I previously quit a STEM PhD program after 1 year. The reasons were complex but included burnout, mental health, pressure from the industrial sponsor, lack of support and loss of interest in the project.

Following some time out of education, I decided to reapply for PhDs. I have been invited to interview for a very competitive PhD program. It is stated in my application that I started a PhD previously, and I expect to be asked about this in the interview.

The answer is messy and difficult to talk about - how can I explain it in the best light possible?

  • 4
    What's changed since the last time you started a PhD?
    – Bryan Krause
    Commented May 15, 2019 at 15:17
  • It will depend on what they ask...
    – Solar Mike
    Commented May 15, 2019 at 15:34
  • @BryanKrause thank you for your response. Many of the issues were specific to the group I was in - I started there straight after completing masters without enough consideration. The group had a very high PhD student drop-out rate which I think is indicative of what kind of environment it was - in this sense I do not expect the problems to be repeated. Regarding burnout and loss of interest, I have taken time out and thought very carefully whether to reapply, and to which groups. I also am changing area of study to one which I am very much more motivated to pursue.
    – Alexandra
    Commented May 15, 2019 at 16:13
  • @Alexandra Buffy's answer is similar enough to what I'd post that I won't make my own answer, but I'd reiterate the statement in that answer "Don't avoid the direct answer, but focus on what is now different." - quitting a PhD program looks bad. If I'm interviewing you, I'm worried you'll quit again. Focus more on what's changed in you rather than making excuses/blaming circumstances, and frame it as growth.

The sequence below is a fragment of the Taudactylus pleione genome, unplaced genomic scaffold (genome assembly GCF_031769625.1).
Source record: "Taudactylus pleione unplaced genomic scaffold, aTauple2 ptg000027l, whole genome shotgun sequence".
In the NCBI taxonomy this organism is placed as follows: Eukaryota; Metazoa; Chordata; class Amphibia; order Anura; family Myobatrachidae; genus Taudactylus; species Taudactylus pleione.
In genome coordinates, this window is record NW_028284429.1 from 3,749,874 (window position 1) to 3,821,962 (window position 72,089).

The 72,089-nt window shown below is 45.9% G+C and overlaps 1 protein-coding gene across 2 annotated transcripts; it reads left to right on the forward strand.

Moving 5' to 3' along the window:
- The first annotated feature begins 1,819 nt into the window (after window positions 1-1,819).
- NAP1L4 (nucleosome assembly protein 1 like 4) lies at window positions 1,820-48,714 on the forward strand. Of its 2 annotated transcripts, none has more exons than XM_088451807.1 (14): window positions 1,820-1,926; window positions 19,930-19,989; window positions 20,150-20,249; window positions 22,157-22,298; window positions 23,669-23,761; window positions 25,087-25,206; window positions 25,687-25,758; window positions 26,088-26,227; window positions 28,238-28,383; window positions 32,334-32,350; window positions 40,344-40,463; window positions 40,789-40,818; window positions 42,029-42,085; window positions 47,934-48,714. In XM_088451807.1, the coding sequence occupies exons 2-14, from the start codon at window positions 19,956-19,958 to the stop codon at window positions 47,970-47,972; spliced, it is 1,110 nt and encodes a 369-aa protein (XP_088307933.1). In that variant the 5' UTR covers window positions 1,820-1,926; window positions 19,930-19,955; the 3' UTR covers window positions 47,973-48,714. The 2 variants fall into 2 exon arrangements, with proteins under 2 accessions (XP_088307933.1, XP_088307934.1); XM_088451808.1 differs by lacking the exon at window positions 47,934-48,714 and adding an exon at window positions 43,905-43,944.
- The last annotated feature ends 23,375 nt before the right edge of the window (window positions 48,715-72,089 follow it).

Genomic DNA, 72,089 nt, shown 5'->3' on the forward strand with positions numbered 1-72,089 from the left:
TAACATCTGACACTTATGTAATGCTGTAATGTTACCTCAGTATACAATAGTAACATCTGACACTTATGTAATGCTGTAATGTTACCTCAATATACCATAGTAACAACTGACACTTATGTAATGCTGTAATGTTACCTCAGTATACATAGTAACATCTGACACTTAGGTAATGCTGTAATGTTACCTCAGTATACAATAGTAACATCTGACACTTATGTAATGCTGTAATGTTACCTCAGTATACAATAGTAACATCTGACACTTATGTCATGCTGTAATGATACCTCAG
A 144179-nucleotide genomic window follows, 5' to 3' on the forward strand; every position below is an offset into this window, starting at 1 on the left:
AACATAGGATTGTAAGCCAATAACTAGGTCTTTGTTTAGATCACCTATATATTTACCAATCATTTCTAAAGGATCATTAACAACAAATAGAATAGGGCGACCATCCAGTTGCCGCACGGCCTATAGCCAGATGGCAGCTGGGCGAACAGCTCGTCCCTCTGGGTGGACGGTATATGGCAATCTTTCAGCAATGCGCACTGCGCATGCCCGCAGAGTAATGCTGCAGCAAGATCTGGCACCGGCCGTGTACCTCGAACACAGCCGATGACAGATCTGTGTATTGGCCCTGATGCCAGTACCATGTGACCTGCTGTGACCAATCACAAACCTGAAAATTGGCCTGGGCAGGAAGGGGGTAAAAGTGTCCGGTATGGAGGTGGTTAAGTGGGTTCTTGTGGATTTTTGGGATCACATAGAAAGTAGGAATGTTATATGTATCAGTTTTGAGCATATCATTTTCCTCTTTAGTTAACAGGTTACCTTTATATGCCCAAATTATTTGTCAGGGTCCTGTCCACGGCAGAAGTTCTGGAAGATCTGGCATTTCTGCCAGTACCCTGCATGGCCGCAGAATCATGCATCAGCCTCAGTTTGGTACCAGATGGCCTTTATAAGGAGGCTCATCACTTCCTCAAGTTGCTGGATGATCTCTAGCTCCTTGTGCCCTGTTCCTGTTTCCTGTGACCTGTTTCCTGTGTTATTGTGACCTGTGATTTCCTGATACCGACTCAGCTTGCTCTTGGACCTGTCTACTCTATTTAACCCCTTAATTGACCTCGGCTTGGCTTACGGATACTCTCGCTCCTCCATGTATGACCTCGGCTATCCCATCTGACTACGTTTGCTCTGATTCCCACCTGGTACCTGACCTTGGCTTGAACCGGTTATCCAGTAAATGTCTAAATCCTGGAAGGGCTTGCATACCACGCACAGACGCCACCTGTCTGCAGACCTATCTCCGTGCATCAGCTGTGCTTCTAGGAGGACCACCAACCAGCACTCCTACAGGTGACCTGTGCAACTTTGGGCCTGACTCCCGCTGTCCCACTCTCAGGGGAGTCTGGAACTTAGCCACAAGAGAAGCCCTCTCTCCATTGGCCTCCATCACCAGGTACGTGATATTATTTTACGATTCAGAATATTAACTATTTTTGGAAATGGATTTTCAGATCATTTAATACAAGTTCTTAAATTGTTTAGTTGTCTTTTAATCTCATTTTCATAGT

– Bryan Krause
    Commented May 15, 2019 at 19:24

1 Answer 1


I'm not sure that explaining why you left is the most important thing. Questions might be phrased that way, but people really want to know what is different now so that they can predict that you will be a success this time. You can't avoid giving some direct response to the question, of course, but you also need to be able to point to things you have done since then that make your success more possible and more likely.

Perhaps "loss of interest" was a result of lack of support or burnout. Both of those are easier to account for than lack of interest, I think. You needn't give every reason you can think of, but reasons that are fairly common and that have obvious corrective actions are easier to account for than others.

Don't avoid the direct answer, but focus on what is now different.

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